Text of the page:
Minnesota’s Reyel Simmons sentenced for impersonating federal agent

Placeholder while loading article actions

Over the course of eight months, a woman who dated Reyel Simmons had been charmed by his stories of taking down bad guys as a retired Department of Homeland Security agent and Navy SEAL. She had seen Simmons’ “duffel bag,” badges, and guns; heard stories about his undercover missions; and believed that DHS was paying for their hotel stays – a perk of said secret missions.

But her relationship with Simmons fell apart in August, when she spotted a comment on his TikTok account, where he posted videos about being a federal agent to nearly 10,000 followers. The comment read: ‘stolen value – impersonating a police officer again, oh and can proof be provided!’

His discovery set off a chain of events that ultimately led to Simmons’ arrest and conviction for impersonating a federal officer and illegally possessing firearms as a felon. On On Friday, the 53-year-old man from Minnesota was sentenced to six years in prison which will be followed by three years of probation, according to the justice department.

The woman who was dating Simmons became suspicious of her job as a federal agent after reading the comment about the stolen bravery, so she contacted the TikTok user who posted it, according to a criminal complaint filed in the case. The commenter, identified as “JS” in the complaint, revealed that it was Simmons’ former colleague.

Men posing as DHS employees created potential national security risk, prosecutors say

That’s how the woman discovered that Simmons – who at the time was using the false name “Rey Reeves” – had previously been arrested for impersonating an officer when he was living in Colorado. She then called the FBI to report Simmons.

The FBI found no evidence that Simmons served in the military or law enforcement, according to court records.

Nonetheless, when applying for his current job in Minnesota, Simmons falsely stated that he had been employed by DHS between 1997 and 2000, although he asserted that “assignments cannot be discussed under: Classified #CFR 6AUS06 and #USCS 987USf1310,” according to court documents. .

These regulatory codes and federal laws do not exist, FBI Special Agent Tricia Whitehill wrote in the complaint. The DHS was created in 2002, years after Simmons claimed to have worked there.

In its investigation, Whitehill found that Simmons had been charged in 2004 with two misdemeanor counts of impersonating an officer in Colorado. His record also showed he was convicted of a threatening felony in 2007 – a felony that prohibits him from owning a firearm. Nevertheless, a neighbor reported that Simmons had built a shooting range in his backyard and that gunshots had sounded from the property.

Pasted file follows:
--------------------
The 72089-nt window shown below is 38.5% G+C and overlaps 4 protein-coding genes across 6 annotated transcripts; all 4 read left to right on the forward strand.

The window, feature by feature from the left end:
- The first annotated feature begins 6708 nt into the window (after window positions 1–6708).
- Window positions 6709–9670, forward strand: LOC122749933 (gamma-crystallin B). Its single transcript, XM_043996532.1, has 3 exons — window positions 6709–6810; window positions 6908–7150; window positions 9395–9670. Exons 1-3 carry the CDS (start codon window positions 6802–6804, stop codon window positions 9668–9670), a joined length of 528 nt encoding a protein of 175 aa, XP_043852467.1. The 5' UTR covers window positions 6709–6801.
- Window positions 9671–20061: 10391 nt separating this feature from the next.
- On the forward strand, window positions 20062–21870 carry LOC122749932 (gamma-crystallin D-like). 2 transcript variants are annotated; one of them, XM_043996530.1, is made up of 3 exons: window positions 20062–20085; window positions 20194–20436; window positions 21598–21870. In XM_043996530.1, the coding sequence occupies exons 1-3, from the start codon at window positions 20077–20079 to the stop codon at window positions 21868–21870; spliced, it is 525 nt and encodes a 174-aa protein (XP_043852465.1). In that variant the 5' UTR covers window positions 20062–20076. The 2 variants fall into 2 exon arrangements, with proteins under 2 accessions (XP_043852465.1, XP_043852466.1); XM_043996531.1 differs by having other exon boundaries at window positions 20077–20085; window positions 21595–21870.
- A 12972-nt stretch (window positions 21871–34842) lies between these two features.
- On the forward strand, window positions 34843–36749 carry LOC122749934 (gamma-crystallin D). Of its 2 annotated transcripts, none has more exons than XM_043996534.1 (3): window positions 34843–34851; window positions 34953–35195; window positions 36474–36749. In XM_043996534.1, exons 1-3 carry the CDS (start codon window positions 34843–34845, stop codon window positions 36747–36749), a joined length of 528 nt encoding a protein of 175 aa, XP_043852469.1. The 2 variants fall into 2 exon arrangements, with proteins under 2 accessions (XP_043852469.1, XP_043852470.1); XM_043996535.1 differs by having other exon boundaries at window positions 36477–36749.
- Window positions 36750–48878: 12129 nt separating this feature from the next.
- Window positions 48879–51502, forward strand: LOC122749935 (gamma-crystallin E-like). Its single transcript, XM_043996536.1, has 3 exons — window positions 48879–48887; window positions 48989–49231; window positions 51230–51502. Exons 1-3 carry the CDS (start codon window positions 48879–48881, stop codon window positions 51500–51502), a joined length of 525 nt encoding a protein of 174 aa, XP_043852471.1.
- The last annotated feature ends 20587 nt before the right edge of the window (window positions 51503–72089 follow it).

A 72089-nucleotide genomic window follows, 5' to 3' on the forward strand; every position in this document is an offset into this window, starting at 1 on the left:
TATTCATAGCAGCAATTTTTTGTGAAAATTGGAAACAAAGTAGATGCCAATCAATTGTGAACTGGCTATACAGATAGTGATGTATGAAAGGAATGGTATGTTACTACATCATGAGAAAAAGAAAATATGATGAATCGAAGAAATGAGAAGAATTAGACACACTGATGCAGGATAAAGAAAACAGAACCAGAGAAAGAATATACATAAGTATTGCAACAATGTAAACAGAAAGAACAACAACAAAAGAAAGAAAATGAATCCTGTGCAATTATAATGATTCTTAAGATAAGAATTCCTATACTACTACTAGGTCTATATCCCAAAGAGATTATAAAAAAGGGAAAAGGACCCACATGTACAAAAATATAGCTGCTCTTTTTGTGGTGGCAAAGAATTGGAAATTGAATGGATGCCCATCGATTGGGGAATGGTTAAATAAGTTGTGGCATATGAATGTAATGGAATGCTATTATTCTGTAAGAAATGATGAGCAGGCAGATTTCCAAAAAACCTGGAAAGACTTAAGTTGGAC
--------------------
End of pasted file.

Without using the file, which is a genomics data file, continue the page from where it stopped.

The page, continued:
Officers then executed three search warrants: one for Simmons’ truck; one for his house; and another for his workplace in the offices of a photography firm, where he was eventually arrested.

Inside the vehicle – which was equipped with a siren and speaker – they found a gun holster, a stun gun and a “police-style baton”, according to the complaint. At his home, officials said, they seized eight weapons – many of which were found inside a secret bunker with a hidden door.

Officers also recovered a Navy uniform and clothing bearing law enforcement names, according to court records. When they arrested Simmons at the office where he served as security coordinator on September 20, officers found his supposed “travel bag” – along with a handgun and fake name tags and a Navy certificate acknowledging his participation in “operations against hostile enemy forces”. ”

Simmons was charged on October 12 and pleaded guilty on January 21, according to court records.

When reached by The Washington Post early Tuesday, James Becker, Simmons’ court-appointed attorney, forwarded a sentencing memorandum submitted May 20 in which he had requested a two-year prison sentence. In it, Becker wrote that, while misleading, Simmons’ actions were “not instigated by a broader criminal purpose, such as financial enrichment, to gain access to law enforcement systems/investigations, or to further any other type of criminal enterprise”.

“In truth, Mr. Simmons was only disguising himself to impress the people around him and to woo women,” Becker wrote.


Comments are closed.